The researchers studied the values of house purchases around three locations in Cornwall. The only significant effect observed was that mean values of terraced houses and semi-detached houses up to one mile from the wind farms were down by 54% and 35%, respectively. On closer inspection, however, many of these homes were found to be ex-Ministry of Defence properties, which are generally less desirable. Meanwhile, prices of detached homes appeared unaffected by the proximity of the wind farms.
When Dent and Sims turned their attention to objections to proposed wind farms, they found a new phenomenon; less a victim of not-in-my-backyard (NIMBY) sentiment and more a reflection of NISEBYs (not in someone else's back yard). As Sims points out: "In very few cases are the objections from local people. People from Scotland are objecting to wind farms in Cornwall."
The report also concludes that wind developers are avoiding the problem of impacting on house values by locating their projects at sites where any effect is minimised.
From RICS, Brian Berry says the supposed negative effect on house values is often put forward as grounds for opposition to wind farms. "If anything, this research shows that trying to assess the impact of wind farms on property values is a complex and emotive subject. Apparent changes in value disappear when examined closely. Objections raised are often found to be less about local concerns and more about wider ideological issues."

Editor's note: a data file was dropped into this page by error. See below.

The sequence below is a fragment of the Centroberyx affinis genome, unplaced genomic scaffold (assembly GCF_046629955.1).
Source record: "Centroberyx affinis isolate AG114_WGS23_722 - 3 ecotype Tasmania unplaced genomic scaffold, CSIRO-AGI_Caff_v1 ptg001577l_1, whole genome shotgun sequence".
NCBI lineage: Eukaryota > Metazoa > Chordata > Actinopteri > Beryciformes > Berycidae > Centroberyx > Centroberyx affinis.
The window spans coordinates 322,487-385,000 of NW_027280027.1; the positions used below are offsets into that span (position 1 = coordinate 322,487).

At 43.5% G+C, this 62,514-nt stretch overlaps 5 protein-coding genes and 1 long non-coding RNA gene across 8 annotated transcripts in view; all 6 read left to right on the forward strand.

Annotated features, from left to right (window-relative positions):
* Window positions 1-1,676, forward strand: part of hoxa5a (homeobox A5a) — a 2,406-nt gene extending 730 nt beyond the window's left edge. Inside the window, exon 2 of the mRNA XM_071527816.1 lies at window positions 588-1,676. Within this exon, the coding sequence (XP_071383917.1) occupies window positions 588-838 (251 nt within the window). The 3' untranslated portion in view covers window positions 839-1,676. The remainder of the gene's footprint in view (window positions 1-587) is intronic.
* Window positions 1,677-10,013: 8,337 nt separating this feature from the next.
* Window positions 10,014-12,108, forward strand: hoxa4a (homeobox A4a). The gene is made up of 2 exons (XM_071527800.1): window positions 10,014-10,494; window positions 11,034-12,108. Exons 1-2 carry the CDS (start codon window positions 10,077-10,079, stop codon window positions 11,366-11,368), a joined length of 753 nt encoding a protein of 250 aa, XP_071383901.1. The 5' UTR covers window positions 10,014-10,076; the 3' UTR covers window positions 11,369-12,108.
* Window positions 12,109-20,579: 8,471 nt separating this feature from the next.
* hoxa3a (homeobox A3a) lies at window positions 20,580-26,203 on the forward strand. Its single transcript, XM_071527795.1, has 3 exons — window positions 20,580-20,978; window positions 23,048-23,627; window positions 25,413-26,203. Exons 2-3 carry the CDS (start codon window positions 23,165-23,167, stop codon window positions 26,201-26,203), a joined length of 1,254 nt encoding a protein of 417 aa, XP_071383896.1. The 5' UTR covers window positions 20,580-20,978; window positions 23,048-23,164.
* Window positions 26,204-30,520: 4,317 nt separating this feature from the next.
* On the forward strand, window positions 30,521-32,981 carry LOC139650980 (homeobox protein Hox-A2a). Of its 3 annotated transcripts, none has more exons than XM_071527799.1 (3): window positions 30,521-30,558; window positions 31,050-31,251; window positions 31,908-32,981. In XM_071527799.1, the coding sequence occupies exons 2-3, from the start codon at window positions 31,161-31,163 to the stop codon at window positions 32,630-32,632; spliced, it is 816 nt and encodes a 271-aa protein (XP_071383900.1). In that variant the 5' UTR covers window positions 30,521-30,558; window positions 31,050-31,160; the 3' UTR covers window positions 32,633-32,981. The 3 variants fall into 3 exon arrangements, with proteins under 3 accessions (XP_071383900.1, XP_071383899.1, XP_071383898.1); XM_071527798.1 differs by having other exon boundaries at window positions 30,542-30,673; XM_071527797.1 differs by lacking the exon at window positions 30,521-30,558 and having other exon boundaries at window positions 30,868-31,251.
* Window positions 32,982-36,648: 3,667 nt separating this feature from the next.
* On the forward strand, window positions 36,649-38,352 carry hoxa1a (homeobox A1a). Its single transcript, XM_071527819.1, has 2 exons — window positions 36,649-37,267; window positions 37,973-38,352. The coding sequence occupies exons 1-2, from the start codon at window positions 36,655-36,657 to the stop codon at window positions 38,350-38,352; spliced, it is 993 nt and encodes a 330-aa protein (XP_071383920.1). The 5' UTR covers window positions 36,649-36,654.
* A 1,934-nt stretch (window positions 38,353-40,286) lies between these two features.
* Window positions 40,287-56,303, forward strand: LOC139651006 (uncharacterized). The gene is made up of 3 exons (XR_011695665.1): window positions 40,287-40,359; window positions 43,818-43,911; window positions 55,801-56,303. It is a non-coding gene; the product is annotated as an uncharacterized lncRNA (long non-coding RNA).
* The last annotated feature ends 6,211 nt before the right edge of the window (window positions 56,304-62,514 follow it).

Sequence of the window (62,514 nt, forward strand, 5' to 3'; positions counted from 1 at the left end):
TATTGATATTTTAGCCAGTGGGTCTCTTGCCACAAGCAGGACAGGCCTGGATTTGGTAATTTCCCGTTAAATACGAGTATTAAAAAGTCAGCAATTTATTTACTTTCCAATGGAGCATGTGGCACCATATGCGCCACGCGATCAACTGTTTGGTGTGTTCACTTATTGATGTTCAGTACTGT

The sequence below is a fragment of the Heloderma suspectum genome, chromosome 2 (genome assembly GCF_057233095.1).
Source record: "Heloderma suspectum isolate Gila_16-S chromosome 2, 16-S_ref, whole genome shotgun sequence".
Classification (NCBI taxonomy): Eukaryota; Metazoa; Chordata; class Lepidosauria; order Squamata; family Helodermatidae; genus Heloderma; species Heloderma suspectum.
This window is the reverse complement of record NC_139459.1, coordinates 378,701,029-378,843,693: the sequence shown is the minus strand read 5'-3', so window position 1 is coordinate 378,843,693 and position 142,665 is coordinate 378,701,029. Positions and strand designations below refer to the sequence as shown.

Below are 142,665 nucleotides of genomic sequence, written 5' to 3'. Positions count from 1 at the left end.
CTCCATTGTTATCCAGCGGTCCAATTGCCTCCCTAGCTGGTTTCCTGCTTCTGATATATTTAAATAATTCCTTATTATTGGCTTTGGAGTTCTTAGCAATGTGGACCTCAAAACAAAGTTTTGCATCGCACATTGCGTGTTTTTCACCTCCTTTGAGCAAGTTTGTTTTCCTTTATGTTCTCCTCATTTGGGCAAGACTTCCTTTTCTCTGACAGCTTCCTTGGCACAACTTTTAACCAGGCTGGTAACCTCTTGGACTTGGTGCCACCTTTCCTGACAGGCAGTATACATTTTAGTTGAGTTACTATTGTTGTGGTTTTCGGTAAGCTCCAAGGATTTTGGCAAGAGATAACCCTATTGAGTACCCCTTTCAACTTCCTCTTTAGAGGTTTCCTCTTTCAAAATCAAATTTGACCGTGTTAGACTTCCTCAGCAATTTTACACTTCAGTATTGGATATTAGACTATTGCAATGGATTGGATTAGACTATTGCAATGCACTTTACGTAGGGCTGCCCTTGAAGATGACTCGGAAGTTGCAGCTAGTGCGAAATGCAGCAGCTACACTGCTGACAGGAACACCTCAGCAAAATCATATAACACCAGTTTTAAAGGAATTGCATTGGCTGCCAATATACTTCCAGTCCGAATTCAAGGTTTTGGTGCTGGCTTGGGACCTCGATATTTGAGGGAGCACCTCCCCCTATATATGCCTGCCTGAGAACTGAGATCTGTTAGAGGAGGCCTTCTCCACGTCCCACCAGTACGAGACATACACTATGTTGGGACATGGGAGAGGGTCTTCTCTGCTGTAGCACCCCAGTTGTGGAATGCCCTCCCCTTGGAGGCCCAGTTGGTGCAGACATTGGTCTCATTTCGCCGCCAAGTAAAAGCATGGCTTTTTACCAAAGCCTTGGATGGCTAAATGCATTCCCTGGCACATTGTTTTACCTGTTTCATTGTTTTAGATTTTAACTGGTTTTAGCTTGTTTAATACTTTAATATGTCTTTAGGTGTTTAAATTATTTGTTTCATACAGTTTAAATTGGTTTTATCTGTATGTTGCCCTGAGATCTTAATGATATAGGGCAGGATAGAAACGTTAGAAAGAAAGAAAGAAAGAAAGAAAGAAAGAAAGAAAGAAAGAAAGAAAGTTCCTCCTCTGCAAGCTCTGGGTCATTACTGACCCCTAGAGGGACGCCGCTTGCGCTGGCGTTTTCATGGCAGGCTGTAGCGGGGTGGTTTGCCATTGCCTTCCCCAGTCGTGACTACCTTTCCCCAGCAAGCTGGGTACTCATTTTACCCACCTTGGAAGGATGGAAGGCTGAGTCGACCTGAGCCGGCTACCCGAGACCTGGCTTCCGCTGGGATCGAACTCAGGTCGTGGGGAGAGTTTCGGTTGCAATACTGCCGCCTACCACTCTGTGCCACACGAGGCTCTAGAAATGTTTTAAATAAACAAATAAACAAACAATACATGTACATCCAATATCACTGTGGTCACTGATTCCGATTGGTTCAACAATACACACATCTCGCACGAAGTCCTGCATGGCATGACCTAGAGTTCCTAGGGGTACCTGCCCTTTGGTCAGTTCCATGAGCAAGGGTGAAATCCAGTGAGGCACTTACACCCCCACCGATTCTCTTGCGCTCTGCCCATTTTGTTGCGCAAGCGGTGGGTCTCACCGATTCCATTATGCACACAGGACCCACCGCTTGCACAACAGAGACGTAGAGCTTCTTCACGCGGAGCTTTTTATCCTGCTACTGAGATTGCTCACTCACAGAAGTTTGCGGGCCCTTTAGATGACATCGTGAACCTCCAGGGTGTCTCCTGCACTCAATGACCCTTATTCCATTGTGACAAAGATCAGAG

"This new research is yet another nail in the coffin of some of the exaggerated myths peddled by opponents of wind power," says Chris Tomlinson from the British Wind Energy Association (BWEA). "This report also takes a refreshing look at NIMBYism and tells us what we have known for some time," he says: Objections to wind farms are often found to be less about genuine local concerns as they are submitted by people who live hundreds of miles from the development site.
The report is the second so far this year to find no evidence showing a direct link between wind farms and house prices. In February, the Edinburgh Solicitors' Property Centre (ESPC) published a study into the impact of Crystal Rig wind farm on house prices. The study, conducted in the Dunbar area before, during and after construction of the wind farm, found no evidence that the project had had a negative impact on house prices compared with other parts of East Lothian. Indeed, once the wind farm received planning consent, property prices shot up by an average of 53% -- more than double the rate of price rises for the region.
"Intuitively, it may surprise people that a wind farm could have a positive effect on property prices," comments Ron Smith from the ESPC. The results, however, are in line with previous surveys that found both tourists and residents near wind farms were three or four times more likely to see the development as having a positive influence on the area, he says. "That being the case, it is only natural that one may see increased demand for properties in towns and villages near wind farms."